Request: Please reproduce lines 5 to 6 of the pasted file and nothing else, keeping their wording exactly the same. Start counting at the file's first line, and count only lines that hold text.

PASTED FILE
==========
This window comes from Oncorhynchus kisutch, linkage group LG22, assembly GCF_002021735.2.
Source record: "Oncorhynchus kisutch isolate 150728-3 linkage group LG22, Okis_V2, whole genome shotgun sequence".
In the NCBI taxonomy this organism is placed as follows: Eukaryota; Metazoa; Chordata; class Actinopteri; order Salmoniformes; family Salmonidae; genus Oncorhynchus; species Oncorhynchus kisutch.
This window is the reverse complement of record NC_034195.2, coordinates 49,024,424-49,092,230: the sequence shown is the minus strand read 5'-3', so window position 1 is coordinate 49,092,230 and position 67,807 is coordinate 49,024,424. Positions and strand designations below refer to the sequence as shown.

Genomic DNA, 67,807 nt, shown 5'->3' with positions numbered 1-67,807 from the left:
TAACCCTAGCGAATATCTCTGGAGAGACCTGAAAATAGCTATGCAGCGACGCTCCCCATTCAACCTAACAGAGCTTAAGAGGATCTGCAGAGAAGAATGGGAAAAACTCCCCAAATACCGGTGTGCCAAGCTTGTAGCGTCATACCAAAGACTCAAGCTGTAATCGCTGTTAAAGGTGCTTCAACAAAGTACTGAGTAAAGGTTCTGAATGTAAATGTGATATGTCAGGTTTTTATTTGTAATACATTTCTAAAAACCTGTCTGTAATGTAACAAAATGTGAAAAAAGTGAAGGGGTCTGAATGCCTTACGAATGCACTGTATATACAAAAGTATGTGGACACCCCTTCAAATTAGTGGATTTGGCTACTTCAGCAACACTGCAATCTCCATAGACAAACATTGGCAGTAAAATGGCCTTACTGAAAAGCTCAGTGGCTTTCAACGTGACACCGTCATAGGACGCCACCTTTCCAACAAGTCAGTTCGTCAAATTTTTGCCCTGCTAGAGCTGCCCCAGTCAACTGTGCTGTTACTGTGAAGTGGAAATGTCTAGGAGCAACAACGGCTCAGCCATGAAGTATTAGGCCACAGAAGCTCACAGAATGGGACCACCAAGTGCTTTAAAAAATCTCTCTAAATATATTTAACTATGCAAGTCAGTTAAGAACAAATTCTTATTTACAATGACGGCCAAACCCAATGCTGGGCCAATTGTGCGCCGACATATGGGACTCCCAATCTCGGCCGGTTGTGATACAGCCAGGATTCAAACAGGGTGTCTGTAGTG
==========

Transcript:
Genomic DNA, 67,807 nt, shown 5'->3' with positions numbered 1-67,807 from the left:
TAACCCTAGCGAATATCTCTGGAGAGACCTGAAAATAGCTATGCAGCGACGCTCCCCATTCAACCTAACAGAGCTTAAGAGGATCTGCAGAGAAGAATGGGAAAAACTCCCCAAATACCGGTGTGCCAAGCTTGTAGCGTCATACCAAAGACTCAAGCTGTAATCGCTGTTAAAGGTGCTTCAACAAAGTACTGAGTAAAGGTTCTGAATGTAAATGTGATATGTCAGGTTTTTATTTGTAATACATTTCTAAAAACCTGTCTGTAATGTAACAAAATGTGAAAAAAGTGAAGGGGTCTGAATGCCTTACGAATGCACTGTATATACAAAAGTATGTGGACACCCCTTCAAATTAGTGGATTTGGCTACTTCAGCAACACTGCAATCTCCATAGACAAACATTGGCAGTAAAATGGCCTTACTGAAAAGCTCAGTGGCTTTCAACGTGACACCGTCATAGGACGCCACCTTTCCAACAAGTCAGTTCGTCAAATTTTTGCCCTGCTAGAGCTGCCCCAGTCAACTGTGCTGTTACTGTGAAGTGGAAATGTCTAGGAGCAACAACGGCTCAGCCATGAAGTATTAGGCCACAGAAGCTCACAGAATGGGACCACCAAGTGCTTTAAAAAATCTCTCTAAATATATTTAACTATGCAAGTCAGTTAAGAACAAATTCTTATTTACAATGACGGCCAAACCCAATGCTGGGCCAATTGTGCGCCGACATATGGGACTCCCAATCTCGGCCGGTTGTGATACAGCCAGGATTCAAACAGGGTGTCTGTAGTG